The teenager, hunched over a smartphone, hermetically sealed from the “real” world, is the stuff of parental anxiety. It is hardly surprising, then, that news of the Blue Whale challenge has brought on a panic attack across the world. The idea of a Pied Piper-like game, arising from the unknown spaces of the interwebz and leading vulnerable young people to self-harm and suicide, has rattled governments into action.
In the face of this viral paranoia, the facts are rather shaky. Reports of 80 Russian teens killing themselves after having accepted the challenge have been debunked by fact-checking sites such as Snopes.com. Closer home, in India, there has yet been no evidence to link recent teen suicides to the challenge. The spread of this faceless fear, from Brazil to the US and India, has been compared to the blitzkrieg of fake news.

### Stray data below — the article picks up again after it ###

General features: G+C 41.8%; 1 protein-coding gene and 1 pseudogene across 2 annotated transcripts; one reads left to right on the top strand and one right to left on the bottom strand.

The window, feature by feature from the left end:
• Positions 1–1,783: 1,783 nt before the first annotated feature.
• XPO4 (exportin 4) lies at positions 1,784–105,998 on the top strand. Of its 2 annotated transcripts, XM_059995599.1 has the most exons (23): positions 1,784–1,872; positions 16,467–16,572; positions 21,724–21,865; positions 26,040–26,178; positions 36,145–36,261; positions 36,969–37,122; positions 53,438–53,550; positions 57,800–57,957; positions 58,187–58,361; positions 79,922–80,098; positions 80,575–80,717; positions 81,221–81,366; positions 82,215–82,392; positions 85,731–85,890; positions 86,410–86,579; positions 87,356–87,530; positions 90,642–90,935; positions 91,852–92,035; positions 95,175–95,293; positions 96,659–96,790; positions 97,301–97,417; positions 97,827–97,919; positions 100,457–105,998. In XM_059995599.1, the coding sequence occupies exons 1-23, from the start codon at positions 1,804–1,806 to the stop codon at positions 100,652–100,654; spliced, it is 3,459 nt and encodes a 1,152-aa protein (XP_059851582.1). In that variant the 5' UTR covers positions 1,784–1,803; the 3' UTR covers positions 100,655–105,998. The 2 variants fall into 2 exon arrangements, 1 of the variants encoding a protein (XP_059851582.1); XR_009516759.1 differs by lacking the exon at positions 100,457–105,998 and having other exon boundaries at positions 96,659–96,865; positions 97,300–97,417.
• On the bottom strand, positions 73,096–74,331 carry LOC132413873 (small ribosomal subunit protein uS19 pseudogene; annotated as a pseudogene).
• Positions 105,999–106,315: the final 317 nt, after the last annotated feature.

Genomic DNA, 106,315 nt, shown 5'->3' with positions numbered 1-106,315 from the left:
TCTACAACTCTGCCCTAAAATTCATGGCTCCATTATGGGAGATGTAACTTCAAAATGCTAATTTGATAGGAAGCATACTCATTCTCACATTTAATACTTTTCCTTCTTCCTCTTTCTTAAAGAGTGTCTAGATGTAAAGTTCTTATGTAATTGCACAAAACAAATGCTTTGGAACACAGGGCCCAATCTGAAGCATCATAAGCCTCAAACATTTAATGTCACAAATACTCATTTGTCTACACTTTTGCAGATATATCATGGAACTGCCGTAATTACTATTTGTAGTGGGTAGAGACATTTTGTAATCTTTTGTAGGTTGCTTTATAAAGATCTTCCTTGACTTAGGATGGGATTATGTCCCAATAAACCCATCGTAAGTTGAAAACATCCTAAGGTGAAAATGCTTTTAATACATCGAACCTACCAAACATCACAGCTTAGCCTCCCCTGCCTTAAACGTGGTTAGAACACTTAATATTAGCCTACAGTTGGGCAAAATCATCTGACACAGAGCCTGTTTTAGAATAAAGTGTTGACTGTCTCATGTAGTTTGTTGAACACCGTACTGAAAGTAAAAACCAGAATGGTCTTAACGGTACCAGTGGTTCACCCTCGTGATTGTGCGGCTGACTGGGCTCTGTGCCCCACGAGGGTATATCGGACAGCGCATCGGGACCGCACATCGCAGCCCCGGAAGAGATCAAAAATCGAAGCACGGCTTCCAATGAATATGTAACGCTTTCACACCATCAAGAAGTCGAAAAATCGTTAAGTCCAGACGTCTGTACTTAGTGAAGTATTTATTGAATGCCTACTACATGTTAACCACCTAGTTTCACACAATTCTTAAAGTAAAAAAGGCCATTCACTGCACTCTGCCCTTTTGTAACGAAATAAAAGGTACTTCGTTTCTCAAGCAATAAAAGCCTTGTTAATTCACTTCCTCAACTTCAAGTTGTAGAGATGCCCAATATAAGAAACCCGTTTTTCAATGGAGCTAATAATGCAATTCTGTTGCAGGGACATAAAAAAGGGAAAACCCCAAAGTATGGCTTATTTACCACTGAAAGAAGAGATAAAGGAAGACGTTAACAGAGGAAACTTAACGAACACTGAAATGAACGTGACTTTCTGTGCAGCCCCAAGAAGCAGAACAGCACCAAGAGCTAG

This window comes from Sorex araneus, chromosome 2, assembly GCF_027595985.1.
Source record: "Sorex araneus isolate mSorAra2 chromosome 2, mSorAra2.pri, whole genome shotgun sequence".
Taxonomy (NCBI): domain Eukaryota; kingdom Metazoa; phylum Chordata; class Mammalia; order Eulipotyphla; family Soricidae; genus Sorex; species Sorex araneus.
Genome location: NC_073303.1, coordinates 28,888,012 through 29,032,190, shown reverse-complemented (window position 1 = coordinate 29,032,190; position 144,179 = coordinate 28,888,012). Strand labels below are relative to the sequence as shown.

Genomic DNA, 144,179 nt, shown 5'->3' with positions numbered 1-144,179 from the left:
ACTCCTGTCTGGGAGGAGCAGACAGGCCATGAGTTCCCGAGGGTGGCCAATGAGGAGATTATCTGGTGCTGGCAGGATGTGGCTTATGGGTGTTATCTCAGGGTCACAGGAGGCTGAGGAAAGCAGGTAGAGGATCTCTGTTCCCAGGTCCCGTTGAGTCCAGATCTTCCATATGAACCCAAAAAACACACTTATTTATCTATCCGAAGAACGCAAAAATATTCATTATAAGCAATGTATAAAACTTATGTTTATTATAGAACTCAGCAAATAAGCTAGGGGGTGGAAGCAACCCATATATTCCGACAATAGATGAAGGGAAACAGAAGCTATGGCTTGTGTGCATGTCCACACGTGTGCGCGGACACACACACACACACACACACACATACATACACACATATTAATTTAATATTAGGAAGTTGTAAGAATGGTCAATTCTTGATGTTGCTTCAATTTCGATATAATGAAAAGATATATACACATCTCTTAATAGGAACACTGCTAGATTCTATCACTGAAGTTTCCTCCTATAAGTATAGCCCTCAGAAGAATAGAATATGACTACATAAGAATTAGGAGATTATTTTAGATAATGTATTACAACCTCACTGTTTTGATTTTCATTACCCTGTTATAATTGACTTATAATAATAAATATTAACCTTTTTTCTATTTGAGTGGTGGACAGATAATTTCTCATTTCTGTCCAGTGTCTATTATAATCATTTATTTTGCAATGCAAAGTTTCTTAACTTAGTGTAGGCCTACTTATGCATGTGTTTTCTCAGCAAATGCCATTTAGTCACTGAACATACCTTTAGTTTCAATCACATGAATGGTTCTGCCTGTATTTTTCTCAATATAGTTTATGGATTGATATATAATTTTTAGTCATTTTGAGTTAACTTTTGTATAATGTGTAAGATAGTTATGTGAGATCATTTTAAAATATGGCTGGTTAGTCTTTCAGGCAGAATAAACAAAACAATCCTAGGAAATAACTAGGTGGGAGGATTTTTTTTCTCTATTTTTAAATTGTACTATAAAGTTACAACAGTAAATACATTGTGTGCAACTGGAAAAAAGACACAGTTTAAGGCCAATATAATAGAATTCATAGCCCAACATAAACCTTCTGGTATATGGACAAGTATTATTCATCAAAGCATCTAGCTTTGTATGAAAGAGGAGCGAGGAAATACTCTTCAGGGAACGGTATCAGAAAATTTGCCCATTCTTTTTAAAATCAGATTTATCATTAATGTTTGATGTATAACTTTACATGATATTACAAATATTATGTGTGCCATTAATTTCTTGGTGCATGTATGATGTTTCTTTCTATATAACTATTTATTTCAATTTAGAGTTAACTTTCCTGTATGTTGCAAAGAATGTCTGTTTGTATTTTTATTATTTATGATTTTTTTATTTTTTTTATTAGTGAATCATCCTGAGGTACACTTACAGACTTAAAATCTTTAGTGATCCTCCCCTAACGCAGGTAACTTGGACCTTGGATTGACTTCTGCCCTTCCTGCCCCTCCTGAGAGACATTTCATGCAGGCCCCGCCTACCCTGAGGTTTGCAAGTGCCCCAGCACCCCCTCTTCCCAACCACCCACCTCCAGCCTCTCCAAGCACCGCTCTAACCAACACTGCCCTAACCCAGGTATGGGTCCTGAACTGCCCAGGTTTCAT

The Blue Whale is a mirror to a tumultuous time. It reveals our ambivalence about technology and social media, which have never before shaped the intimacies of human life to this extent. It has given us a morality-play like template to deal with the rebellion of adolescent life — all we need to rescue our children is to slay the dementor of the internet (and not by talking to them, or trying to understand their unspoken alienation).
But, most of all, it reveals a crisis of societies in the throes of dizzying, incomprehensible social and political change. It reflects a longing for a more innocent time, when teenagers stayed home and watched state television — or, best of all, deferred to parental authority to discern the good from the predatory. But the real and the fake, in our brave new world, are welded into a mashup. That is, perhaps, why we need bogeys such as the Blue Whale challenge to make sense of these interesting times.